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Dietary Cadmium Exposure and Risk of Postmenopausal Breast Cancer: A Population-Based Prospective Cohort Study
Uppsala University, Disciplinary Domain of Medicine and Pharmacy, Medicinska och farmaceutiska vetenskapsområdet, centrumbildningar mm , Centre for Clinical Research, County of Västmanland.
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2012 (English)In: Cancer Research, ISSN 0008-5472, E-ISSN 1538-7445, Vol. 72, no 6, 1459-1466 p.Article in journal (Refereed) Published
Abstract [en]

The ubiquitous food contaminant cadmium has features of an estrogen mimetic that may promote the development of estrogen-dependent malignancies, such as breast cancer. However, no prospective studies of cadmium exposure and breast cancer risk have been reported. , We examined the association between dietary cadmium exposure (at baseline, 1987) and the risk of overall and estrogen receptor (ER)-defined (ER+ or ER-) breast cancer within a population-based prospective cohort of 55,987 postmenopausal women. During an average of 12.2 years of follow-up, 2,112 incident cases of invasive breast cancer were ascertained (1,626 ER+ and 290 ER-). After adjusting for confounders, including consumption of whole grains and vegetables (which account for 40% of the dietary exposure, but also contain putative anticarcinogenic phytochemicals), dietary cadmium intake was positively associated with overall breast cancer tumors, comparing the highest tertile with the lowest [rate ratio (RR), 1.21; 95% confidence interval (CI), 1.07-1.36; P-trend = 0.02]. Among lean and normal weight women, statistically significant associations were observed for all tumors (RR, 1.27; 95% CI, 1.07-1.50) and for ER+ tumors (RR, 125; 95% CI, 1.03-1.52) and similar, but not statistically significant associations were found for ER- tumors (RR, 1.22; 95% CI, 0.76-1.93). The risk of breast cancer increased with increasing cadmium exposure similarly within each textile of whole grain/vegetable consumption and decreased with increasing consumption of whole grain/vegetables within each tertile of cadmium exposure (P-interaction = 0.73). Overall, these results suggest a role for dietary cadmium in postmenopausal breast cancer development.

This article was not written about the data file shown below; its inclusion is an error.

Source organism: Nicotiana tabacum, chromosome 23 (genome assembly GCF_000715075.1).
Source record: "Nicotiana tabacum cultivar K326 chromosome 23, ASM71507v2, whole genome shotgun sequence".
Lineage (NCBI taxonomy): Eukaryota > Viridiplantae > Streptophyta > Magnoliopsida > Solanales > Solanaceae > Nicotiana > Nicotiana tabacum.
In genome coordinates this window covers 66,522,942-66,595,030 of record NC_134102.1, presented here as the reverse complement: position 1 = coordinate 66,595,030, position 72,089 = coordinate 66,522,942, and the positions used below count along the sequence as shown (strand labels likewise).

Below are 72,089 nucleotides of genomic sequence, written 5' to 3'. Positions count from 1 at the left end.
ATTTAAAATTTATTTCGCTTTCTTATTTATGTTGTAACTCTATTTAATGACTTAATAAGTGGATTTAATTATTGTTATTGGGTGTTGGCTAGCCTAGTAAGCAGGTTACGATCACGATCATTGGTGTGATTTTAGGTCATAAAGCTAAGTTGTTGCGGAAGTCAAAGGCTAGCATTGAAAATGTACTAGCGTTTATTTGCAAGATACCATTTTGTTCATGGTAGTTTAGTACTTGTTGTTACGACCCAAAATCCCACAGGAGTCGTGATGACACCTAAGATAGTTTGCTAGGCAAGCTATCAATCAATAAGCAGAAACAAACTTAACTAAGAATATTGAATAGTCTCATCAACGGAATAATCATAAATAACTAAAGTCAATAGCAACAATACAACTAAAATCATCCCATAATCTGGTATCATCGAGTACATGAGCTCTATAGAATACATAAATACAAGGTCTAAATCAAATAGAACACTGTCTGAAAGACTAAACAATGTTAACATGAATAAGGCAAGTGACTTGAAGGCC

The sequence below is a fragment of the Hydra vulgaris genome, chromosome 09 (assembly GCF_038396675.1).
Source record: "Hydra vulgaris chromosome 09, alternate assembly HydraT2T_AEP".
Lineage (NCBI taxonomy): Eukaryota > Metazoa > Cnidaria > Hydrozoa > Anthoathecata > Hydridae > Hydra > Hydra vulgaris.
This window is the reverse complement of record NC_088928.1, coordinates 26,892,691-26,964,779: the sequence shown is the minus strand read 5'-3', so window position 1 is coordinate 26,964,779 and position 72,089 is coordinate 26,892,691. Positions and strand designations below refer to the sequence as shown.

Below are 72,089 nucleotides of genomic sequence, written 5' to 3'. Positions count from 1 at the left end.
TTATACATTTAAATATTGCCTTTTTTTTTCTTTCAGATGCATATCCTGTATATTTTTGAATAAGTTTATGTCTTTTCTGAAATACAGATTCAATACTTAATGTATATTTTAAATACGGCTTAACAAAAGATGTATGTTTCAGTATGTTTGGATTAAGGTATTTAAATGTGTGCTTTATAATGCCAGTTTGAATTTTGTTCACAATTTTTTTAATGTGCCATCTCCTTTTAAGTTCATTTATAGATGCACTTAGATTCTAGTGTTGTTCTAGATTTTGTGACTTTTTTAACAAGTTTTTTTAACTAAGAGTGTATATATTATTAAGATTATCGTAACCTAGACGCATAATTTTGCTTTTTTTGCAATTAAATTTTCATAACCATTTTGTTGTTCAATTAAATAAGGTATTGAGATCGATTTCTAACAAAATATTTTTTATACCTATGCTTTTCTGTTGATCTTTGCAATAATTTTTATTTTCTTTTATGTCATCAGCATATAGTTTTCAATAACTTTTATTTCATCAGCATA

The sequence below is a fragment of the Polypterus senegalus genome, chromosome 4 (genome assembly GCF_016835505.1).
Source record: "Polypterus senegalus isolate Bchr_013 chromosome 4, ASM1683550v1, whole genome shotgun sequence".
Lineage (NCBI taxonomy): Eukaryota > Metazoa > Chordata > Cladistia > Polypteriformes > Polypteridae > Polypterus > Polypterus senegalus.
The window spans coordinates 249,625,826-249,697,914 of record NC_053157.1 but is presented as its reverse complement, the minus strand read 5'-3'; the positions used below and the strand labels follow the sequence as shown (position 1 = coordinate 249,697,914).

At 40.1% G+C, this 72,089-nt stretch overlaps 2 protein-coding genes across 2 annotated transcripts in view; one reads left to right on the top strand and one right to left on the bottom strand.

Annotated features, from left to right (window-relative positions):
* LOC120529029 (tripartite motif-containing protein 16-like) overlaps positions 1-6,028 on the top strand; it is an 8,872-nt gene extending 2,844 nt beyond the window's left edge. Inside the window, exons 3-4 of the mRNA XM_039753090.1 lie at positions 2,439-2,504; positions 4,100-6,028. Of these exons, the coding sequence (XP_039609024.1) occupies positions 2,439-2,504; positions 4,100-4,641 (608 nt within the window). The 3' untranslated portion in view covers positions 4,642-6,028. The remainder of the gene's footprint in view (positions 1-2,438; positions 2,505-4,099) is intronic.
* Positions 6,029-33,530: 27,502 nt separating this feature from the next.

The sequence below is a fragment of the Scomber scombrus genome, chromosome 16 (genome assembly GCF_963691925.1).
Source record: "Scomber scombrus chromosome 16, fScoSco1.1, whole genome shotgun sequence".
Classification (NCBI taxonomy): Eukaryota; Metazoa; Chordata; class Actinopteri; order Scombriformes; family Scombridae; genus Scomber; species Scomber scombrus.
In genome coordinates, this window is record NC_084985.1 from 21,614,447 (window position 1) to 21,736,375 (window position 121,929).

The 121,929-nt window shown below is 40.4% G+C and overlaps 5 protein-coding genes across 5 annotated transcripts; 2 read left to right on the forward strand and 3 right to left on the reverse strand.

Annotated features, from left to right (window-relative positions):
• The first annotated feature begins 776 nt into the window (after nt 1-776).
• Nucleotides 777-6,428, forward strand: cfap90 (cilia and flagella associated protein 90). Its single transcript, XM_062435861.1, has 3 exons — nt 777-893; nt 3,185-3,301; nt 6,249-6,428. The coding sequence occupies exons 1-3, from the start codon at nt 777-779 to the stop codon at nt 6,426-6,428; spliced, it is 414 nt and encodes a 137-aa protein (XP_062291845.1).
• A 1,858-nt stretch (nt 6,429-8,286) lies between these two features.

Place, publisher, year, edition, pages
2012. Vol. 72, no 6, 1459-1466 p.
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Medical and Health Sciences
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URN: urn:nbn:se:uu:diva-172826DOI: 10.1158/0008-5472.CAN-11-0735ISI: 000301667300015OAI: oai:DiVA.org:uu-172826DiVA: diva2:516211
Available from: 2012-04-17 Created: 2012-04-16 Last updated: 2017-12-07Bibliographically approved

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Bergkvist, Leif

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